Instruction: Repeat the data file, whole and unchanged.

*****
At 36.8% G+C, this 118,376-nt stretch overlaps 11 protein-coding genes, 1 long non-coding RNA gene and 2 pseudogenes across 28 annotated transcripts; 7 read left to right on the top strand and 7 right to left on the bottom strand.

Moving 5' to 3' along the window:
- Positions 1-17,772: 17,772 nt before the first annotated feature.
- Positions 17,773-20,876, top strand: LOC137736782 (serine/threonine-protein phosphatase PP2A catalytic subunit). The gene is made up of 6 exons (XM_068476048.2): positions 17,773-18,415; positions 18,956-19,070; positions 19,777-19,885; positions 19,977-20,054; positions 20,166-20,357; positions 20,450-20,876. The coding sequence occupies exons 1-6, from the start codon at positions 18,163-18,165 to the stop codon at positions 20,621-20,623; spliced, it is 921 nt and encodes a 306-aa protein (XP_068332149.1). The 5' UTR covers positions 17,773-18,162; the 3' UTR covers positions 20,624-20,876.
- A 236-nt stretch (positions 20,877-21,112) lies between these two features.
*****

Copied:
At 36.8% G+C, this 118,376-nt stretch overlaps 11 protein-coding genes, 1 long non-coding RNA gene and 2 pseudogenes across 28 annotated transcripts; 7 read left to right on the top strand and 7 right to left on the bottom strand.

Moving 5' to 3' along the window:
- Positions 1-17,772: 17,772 nt before the first annotated feature.
- Positions 17,773-20,876, top strand: LOC137736782 (serine/threonine-protein phosphatase PP2A catalytic subunit). The gene is made up of 6 exons (XM_068476048.2): positions 17,773-18,415; positions 18,956-19,070; positions 19,777-19,885; positions 19,977-20,054; positions 20,166-20,357; positions 20,450-20,876. The coding sequence occupies exons 1-6, from the start codon at positions 18,163-18,165 to the stop codon at positions 20,621-20,623; spliced, it is 921 nt and encodes a 306-aa protein (XP_068332149.1). The 5' UTR covers positions 17,773-18,162; the 3' UTR covers positions 20,624-20,876.
- A 236-nt stretch (positions 20,877-21,112) lies between these two features.